McDaniel: Highway Bill ‘Unfair Tax Policy,’ Would Hurt Poor, Middle Class | Jackson Free Press | Jackson, MS

McDaniel: Highway Bill ‘Unfair Tax Policy,’ Would Hurt Poor, Middle Class

Sen. Michael Watson, R-Pascagoula, presented an amendment to the much-debated bond bill on March 16 that would have eliminated the bill's ability to raise taxes; Watson's amendment failed and Senate Bill 2921 passed to the House today.

Sen. Michael Watson, R-Pascagoula, presented an amendment to the much-debated bond bill on March 16 that would have eliminated the bill's ability to raise taxes; Watson's amendment failed and Senate Bill 2921 passed to the House today. Photo by Arielle Dreher.

— Three hours of heated debate, bi-partisan opposition and five failed amendments later, the last finance bill—to ostensibly fix crumbling highways, bridges and roads—passed the Mississippi Senate by four votes Wednesday. Sen. Willie Simmons, D-Cleveland, chairman of the Highways and Transportation Committee, said Senate Bill 2921 was no more than a “dummy” bond bill, which brings forward several bond and tax code sections in order to address the funding necessary to begin to fix in the state.

“This bill includes the bond code sections and tax code sections that we can look into for fees and taxes—but there is not set amount of fees (in the bill),” Simmons told the House Wednesday. “It is a great vehicle for us to send to the House and continue to discuss our problems with our highways and bridges.”

Sen. Joey Fillingane, R-Sumrall, chairman of the Finance Committee, and Senate President Pro Tempore Terry Burton, R-Newton, both spoke in support of the bill. Burton admitted that the bill was out of the ordinary from how the Senate usually handles bond bills, but said that something needed to be done about the state’s infrastructure problem.

“There’s got to be something done about the highway system,” Burton said. “We’ve got to do something, or it’s going to fall apart.”

The bill has a reverse-repealer in it, which means that if it passes through the House it would go into a conference committee before coming back to the Senate for a final vote. Conference committees are composed of three representatives and three senators, picked by Republican Speaker Philip Gunn and Lt. Gov. Tate Reeves. In order for a bill to successfully leave the committee, four members would need to sign off on it, then the Senate would get to vote on the conference report but not offer amendments to it.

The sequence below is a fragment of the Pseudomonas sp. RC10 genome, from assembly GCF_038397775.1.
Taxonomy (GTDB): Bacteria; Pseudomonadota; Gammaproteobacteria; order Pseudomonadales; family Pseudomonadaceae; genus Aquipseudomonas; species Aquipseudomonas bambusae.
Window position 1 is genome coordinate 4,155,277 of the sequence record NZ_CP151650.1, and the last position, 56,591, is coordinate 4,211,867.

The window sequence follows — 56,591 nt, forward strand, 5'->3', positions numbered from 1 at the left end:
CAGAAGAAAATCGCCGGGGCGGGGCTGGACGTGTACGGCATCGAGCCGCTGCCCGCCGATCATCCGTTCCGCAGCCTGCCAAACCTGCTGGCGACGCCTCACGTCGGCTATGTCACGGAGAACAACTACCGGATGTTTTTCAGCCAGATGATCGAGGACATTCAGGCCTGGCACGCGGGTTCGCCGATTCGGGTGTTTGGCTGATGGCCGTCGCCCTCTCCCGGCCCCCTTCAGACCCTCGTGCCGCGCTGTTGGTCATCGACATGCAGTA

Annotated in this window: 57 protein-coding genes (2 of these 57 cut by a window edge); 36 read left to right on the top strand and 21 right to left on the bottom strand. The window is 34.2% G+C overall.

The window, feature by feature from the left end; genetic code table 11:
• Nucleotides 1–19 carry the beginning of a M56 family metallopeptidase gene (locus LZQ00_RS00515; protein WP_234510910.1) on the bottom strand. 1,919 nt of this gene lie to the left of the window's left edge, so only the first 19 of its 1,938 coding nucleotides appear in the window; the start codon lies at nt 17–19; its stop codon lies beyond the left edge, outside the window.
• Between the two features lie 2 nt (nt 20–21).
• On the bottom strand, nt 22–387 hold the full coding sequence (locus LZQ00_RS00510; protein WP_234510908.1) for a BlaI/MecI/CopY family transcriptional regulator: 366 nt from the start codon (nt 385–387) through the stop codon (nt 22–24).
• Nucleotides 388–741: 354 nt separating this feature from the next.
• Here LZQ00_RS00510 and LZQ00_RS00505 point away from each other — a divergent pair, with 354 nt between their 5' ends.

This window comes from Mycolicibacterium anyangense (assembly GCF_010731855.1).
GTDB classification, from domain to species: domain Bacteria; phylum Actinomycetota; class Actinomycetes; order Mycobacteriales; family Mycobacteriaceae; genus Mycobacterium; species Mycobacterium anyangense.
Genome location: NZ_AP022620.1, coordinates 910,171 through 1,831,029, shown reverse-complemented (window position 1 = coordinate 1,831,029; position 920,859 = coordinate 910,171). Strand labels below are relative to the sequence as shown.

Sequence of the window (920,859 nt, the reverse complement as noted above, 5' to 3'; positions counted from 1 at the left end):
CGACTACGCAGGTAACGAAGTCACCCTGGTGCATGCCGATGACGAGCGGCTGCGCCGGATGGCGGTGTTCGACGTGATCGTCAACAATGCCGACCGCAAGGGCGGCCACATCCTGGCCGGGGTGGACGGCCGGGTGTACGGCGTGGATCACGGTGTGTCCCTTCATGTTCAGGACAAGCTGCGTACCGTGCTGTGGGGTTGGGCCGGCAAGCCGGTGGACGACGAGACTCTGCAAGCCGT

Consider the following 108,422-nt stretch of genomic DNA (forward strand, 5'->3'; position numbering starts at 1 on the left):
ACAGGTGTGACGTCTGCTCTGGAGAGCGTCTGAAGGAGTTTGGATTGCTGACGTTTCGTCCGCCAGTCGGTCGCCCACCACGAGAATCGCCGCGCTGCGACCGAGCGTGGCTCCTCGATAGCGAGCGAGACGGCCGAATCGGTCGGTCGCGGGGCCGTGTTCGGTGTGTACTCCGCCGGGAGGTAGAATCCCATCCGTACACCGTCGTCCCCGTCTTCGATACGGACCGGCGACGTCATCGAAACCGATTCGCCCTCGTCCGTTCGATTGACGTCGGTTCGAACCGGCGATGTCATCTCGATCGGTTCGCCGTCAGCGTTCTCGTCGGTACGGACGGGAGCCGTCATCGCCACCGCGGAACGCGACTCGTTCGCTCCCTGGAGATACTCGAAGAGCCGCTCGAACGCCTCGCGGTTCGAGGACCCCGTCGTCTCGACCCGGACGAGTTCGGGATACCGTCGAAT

Republicans and Democrats both expressed concerns with the bill on Wednesday, pointing out that gas taxes could be raised as a result of passing the bill—at the will of two senators. The bill brings forward income, franchise, rental car and gasoline tax-code sections, and Simmons said this was done so that the funding for infrastructure is not restricted to one idea. Simmons said he had gone on the record in support of raising the gas tax as a part of funding the state’s infrastructure, but also said this is only his opinion. Sen. Michael Watson, R-Pascagoula, questioned Simmons about the necessity of the bill, pointing to other bond bills that the Senate has already passed.

“If we wanted to spend bond proceeds, could we not include that in the bond package we already passed?” Watson asked Simmons.

Simmons said that they could have included it, but that this bill highlights various components and additional code sections that could be used to raise funding for the state’s infrastructure. Later he told Sen. David Jordan, D-Greenwood, that this bill is the only approach to address the state’s infrastructure in this legislative session.

Both Democrats and Republicans offered amendments to the bill, but none was considered friendly to Sen. Simmons. All five amendments failed, including Sen. Watson and Sen. McDaniel's amendment which would have deleted all code sections in the bill that deal with taxes or fees. Several senators opposed to the bill, spoke against it before it passed.

Sen. Hob Bryan, D-Amory, said the bill was a part of an effort to abolish the corporate franchise tax, and he said Senate Bill 2921 would have a detrimental impact on drivers in the state, especially if the Taxpayer Pay Raise Act passed too.

“If we wanted revenue to fix the roads, all we would have to do is kill the Taxpayer Pay Raise Act—or do nothing, and we’d have more revenue,” he said. “At the end of the day, you’ll have less revenue than you started out with (if both bills pass).”

Bryan said the Taxpayer Pay Raise Act would reduce the state’s general fund by 10 percent by eliminating corporate franchise taxes, while Senate Bill 2161 opened the door to raise taxes for Mississippians.

“I have voted against a number of tax credits or tax cuts because I thought they took money away from things we really needed,” Bryan said. “It is simply not the case that if you vote no on this, you’re voting no on highways … it’s not right to be told that the price of maintaining our highways is to put this bill in conference.”

Sen. Chris McDaniel, R-Ellisville, also spoke against the bill, saying it was regressive to increase the gasoline tax and then conversely phase out the corporate franchise tax. He said the burden would fall on middle-class and poor people in the state. “That’s not fair tax policy,” McDaniel said.

“This bill is like a Trojan horse,” McDaniel said. “And the people of this state are the ones ultimately suffering.”

The bill passed by a vote of 34-13 and needed 30 votes to pass because all revenue bills require a three-fifths majority vote. McDaniel held the bill on a motion to reconsider, but the Senate tabled the motion this morning. The bill will now head to the House for consideration. The Senate also tabled the motion to reconsider on the Taxpayer Pay Raise Act this morning.

For more legislative coverage visit jacksonfreepress.com/msleg.

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